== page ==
Industry shortages of VET teachers in community services, Auslan, aged care, child care and mental health services means the time to train is now.
Like many visual artists, Annita Furey supported her creative work by teaching on the side for many years. But, eventually her desire to master her art took over her time and she stopped teaching for more than 15 years. “I was hopeful of finding a job, but I was a very mature age student so I thought, well who is going to employ me at my age. It turns out, I don’t think people are very concerned about the age, its about the skills.” It’s safe to say a lot changed in VET training from then to when she picked it up again and she quickly found she no longer had the qualifications to teach. “I went along to Melbourne Polytechnic and saw the administration assistant, she had to vet the incoming students to see if they had their Year 12, or if they had this skill or that.” “She said to me, ‘Look, I don’t think you are going to be suitable for this course, you really need to have basic computer skills.’” “I really didn’t have any computer skills, other than how to send an email.” The administration assistant sent her to the head of Certificate IV in Training and Assessment, Ramona Younan who took at look a Annita’s expertise and experience and waved her through into the course. “She took me on, she had a hunch!” laughs Annita. “I basically ended up doing two courses at once, because I was on a steep learning learning curve with using a computer, while also tackling the Cert IV.”
On the right track
“I have to full credit to my teacher, Jasmina, who saw I was struggling… She would quietly come round after she’d explained the task to everyone else and while they were all tapping away, she’d put me onto the right page and that sort of thing.” Now, Annita’s proficiency with the computer has improved drastically. She uses them for the classes she teaches and recently while teaching Art History, her whole day of classes would be using a Powerpoint. Pretty good for someone who could barely send an email before completing the course. She also got a lot out of the Cert IV from a teaching perspective and it was an invaluable refresh on the skills she had developed earlier in life. “I learnt a lot of new things, the things that were most valuable to me were some of the policies about fairness, and assessment... The course did concentrate a lot on being diplomatic with students, and that’s something that needs to be reinforced particularly if you have not taught for a long time.” Going in to the course, Annita was hopeful the course would lead to employment, but she knew there was no guarantee. She was mostly concerned about her age.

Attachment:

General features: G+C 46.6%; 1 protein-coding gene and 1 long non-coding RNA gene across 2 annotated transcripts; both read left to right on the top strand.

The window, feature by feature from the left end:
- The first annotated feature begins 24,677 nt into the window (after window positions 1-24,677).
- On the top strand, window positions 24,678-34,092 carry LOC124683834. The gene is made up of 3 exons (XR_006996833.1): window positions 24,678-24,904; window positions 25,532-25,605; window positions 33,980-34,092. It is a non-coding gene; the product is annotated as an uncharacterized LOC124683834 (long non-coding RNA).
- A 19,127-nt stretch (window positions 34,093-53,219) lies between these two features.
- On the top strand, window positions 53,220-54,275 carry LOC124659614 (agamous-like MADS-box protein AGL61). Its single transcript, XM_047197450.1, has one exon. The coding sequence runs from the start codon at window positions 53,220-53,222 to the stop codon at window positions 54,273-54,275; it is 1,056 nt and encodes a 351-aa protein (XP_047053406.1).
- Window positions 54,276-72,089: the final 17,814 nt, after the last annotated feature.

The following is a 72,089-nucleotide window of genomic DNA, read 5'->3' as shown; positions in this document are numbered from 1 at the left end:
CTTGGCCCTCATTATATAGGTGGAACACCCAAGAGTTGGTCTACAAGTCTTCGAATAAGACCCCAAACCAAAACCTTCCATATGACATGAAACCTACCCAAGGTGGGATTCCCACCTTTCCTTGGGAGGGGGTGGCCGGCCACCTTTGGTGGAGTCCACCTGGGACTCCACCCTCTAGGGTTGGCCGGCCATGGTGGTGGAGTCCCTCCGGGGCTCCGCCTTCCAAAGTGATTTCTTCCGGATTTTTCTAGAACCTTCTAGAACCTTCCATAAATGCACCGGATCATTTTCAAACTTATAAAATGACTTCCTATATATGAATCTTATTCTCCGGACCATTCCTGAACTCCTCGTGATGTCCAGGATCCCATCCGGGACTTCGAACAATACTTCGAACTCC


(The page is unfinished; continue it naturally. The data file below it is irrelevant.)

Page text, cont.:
Never too late to learn to train
However, she proved it is never too late to pass on your skills by finding employment, funnily enough, with Melbourne Polytechnic. “I’m teaching in the creative arts at Melbourne Polytechnic. I’d never met the person who employed me, but he’d heard of my reputation,” she laughs. Ramona Younan, who gave Annita the green light to do the Certificate IV in Training and Assessment says Annita started the course with some doubts. “She lacked confidence in her abilities, and any confidence there’d be any work at the end of the course and, now she is actually teaching for us. And, we get great feedback from the students, they love her.” “There was a real change in her once she started the course and meeting other people in the course and started building confidence, to the point now where she is actually knocking back work.” “There may be people who might not even think to take the first step and say, ‘Well, you know that’s it for me, I’m too old.” Whereas, actually, they probably have something to contribute, especially professionals or those with a trade that might not be able to do it anymore, for whatever reason.” Ramona says it’s a great time to get into VET training because changes to the course mean graduates from the Cert IV will have a better chance than ever of finding a job. Ramona highlights industry shortages of VET teachers in community services, Auslan, aged care, child care and mental health services. But, she encourages anyone with a desire to pass on their skills and knowledge, no matter their age, to complete a Certificate IV in Training and Assessment. Image: Monica Melton
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